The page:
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THREE.Terrain includes a library,
src/analytics.js, which provides statistics about a terrain. This library is not bundled into
THREE.Terrain.min.js) so using it requires explicitly including it in your page. The demo also includes an "Analysis" panel showing statistics for the terrain being viewed. The screenshot below shows the "Analysis" panel on the left:
Running an analysis
You can analyze a terrain like this:
var analysis = THREE.Terrain.Analyze(mesh, properties);
In this call,
mesh is the
THREE.Mesh instance representing the terrain, and
properties is an object holding properties of the terrain. You can (and usually should) pass the same object as
properties that you pass as the
options parameter to the
THREE.Terrain() call when generating a terrain. At a minimum,
properties must contain the
analysis object contains the properties and methods detailed below.
analysis object contains values corresponding to the following sections.
Elevation and Slope
analysis.elevation object contains summary statistics relating to terrain elevation data. The
analysis.slope object contains summary statistics relating to terrain slope data. They have the same properties, so they are covered together below.
"Slope" here refers to the angle (in degrees) between the horizontal plane and a face of the terrain mesh.
Sample size (
slope.sampleSize): The number of values in the data set. For elevation, this is the number of vertices in the terrain mesh (
(properties.xSegments + 1) * (properties.ySegments + 1)). For slope, this is the number of faces in the terrain mesh (
properties.xSegments * properties.ySegments * 2).
slope.min): The smallest value in the data set (that is, the elevation of the lowest vertex, or the flattest slope). For elevation, this is typically the same as
slope.max): The largest value in the data set (that is, the elevation of the highest vertex, or the steepest slope). For elevation, this is typically the same as
slope.range): The difference between the
slope.midrange): The value in the middle of
min(i.e. their average) - that is,
(max - min) / 2 + min.
slope.median): The value in the middle of the data set (half the data will be higher than this value, and half will be lower).
Interquartile Range / IQR (
slope.iqr): The difference between the 75th and 25th percentiles of the data. That is, 50% of the data is found within a range of this size.
slope.mean): The average (arithmetic mean) of the data.
Standard deviation / Std dev / Dispersion (
slope.stdev): A measure of how spread out the data is. Higher values mean the data is more spread out.
Median Absolute Deviation / MAD (
slope.mad): Another measure of how spread out the data is. Higher values mean the data is more spread out.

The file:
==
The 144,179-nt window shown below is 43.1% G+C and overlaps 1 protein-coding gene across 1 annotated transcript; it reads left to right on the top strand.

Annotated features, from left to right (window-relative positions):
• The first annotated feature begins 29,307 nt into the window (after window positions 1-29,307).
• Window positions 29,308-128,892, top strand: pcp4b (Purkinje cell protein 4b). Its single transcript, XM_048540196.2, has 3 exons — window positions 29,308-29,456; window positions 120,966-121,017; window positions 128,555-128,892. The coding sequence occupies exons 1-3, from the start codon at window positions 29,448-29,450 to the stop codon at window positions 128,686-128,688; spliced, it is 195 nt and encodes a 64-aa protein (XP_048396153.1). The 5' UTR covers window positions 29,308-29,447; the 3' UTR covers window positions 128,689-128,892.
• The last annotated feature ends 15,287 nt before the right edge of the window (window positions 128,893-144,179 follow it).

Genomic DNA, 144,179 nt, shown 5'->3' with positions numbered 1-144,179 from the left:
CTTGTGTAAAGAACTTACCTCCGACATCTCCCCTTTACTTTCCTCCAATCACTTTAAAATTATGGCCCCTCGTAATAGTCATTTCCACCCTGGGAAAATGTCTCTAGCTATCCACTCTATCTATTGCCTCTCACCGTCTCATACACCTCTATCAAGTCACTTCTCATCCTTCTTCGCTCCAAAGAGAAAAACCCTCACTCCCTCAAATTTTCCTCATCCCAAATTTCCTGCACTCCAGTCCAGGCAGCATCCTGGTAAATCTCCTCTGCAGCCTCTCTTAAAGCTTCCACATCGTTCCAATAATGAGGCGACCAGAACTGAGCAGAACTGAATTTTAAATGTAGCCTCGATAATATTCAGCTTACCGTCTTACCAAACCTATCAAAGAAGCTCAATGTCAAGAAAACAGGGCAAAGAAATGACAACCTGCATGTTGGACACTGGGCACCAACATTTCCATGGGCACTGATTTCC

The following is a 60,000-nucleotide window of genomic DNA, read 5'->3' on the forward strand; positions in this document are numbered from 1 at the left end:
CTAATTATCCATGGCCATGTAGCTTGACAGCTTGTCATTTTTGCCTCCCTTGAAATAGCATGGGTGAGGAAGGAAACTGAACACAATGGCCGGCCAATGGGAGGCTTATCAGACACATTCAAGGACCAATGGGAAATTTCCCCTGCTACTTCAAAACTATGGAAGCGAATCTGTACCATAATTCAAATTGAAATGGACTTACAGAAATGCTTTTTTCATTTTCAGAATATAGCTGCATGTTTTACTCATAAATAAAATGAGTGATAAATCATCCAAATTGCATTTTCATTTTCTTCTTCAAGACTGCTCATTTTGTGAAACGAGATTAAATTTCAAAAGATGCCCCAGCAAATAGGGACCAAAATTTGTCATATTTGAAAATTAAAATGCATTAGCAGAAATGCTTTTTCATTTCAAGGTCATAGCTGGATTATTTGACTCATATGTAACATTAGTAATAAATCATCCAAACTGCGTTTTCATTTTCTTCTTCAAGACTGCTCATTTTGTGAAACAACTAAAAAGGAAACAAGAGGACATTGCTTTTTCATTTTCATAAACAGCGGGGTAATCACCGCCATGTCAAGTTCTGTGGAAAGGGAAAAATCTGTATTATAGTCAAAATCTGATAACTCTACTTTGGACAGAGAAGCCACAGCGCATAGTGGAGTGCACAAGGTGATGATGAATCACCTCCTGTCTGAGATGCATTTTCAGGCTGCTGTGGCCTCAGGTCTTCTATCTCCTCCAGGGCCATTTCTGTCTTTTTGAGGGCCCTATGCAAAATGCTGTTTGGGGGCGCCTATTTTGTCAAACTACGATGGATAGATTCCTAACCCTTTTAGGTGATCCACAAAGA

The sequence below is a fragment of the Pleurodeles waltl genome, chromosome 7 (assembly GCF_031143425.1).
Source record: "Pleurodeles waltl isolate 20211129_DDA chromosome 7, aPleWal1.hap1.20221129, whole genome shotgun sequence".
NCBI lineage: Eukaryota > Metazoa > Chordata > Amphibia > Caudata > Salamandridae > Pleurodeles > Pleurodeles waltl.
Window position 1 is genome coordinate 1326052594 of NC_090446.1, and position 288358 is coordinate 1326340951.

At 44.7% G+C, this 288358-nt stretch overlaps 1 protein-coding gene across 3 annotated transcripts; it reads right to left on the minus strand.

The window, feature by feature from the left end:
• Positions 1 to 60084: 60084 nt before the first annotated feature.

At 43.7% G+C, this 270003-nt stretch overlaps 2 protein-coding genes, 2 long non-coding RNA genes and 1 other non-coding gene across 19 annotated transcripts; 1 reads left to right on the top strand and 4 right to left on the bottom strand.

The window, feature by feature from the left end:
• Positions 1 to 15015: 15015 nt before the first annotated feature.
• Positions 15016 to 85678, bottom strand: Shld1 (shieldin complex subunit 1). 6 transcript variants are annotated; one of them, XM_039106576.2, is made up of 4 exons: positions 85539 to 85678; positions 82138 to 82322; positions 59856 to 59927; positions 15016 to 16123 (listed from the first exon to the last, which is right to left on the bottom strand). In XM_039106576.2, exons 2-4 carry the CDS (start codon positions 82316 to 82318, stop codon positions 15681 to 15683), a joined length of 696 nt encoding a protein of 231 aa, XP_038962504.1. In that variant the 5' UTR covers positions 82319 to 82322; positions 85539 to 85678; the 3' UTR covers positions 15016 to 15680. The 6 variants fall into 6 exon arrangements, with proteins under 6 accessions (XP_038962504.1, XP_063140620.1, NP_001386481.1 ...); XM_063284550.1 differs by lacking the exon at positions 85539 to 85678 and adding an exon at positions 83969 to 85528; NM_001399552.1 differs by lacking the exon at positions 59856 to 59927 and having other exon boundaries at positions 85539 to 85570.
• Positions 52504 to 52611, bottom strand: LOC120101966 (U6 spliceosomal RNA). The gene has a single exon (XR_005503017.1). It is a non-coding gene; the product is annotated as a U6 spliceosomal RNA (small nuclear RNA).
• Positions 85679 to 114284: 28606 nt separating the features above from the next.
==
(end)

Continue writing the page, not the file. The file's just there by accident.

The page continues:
slope.modes): The most frequently occurring value(s) in the data. This is calculated by dropping the fractional part of each datum, because normally most values in the data sets will be unique.
Pearson skew (
slope.pearsonSkew): A measure of data symmetry. That is, values farther from zero mean more of the data (e.g. more vertices or more slopes) occurs at one end of the range. Technically this is the "moment coefficient of skewness."
Groeneveld & Meeden's coefficient / G&M skew (
slope.groeneveldMeedenSkew): Another measure of data symmetry. Values farther from zero mean more of the data occurs at one end of the range.
slope.kurtosis): Describes the shape ("peakedness") of the data. Higher values generally indicate that the data is more concentrated around its center, and lower values indicate that the data is more distributed. Technically this is the "excess kurtosis," meaning it describes how heavy the "tails" of the data distribution are relative to a normal distribution.
analysis.elevation and the
analysis.slope objects have the following methods:
percentile(p): Calculates the value in the data set at the given percentile
p. If there is not a value in the data set that is exactly at the given percentage, the returned value is based on a linear interpolation between the nearest values. Specifically, p% of the data will be less than the returned value.
percentRank(v): Calculates the percentile of a given value
vin the data set's range. That is, the returned value indicates what percent of the data is less than the given value.
drawHistogram(canvas, bucketCount): Draws a histogram of the data onto
analysis.roughness object contains summary statistics relating to the roughness of the terrain.
2D to 3D area ratio (
roughness.planimetricAreaRatio): The ratio of the 2D areas of the terrain mesh's faces to the 3D areas of those faces. The 3D area is larger (unless the face is flat) because of its slope. As a result, this is a measurement of how sloped the terrain is; lower values indicate steeper slopes.
Terrain Ruggedness Index / TRI (
roughness.terrainRuggednessIndex): A measure of the difference in elevation between points in the terrain and their neighboring points. Larger values indicate that there is greater deviation, meaning the terrain is more rugged (at any given point, the surroundings are steeper).
roughness.jaggedness): Measures what percent of vertices in the terrain mesh are either the highest or lowest in their neighborhoods (i.e. among the vertices immediately adjacent to them). The lower the value, the smoother the terrain is.
analysis.fittedPlane object contains values describing the location and orientation of a plane fitted to the 3D points represented by the terrain mesh's vertices.
fittedPlane.slope): The slope (in degrees) of the fitted plane.
Percent of variation explained / Var. explained (
fittedPlane.pctExplained): A measure of "fitness" of the plane. That is, this measure indicates how close the terrain's vertices are to the fitted plane.
THREE.Vector3instance representing the center of the fitted plane in 3D space.
THREE.Vector3instance representing the normal vector of the fitted plane.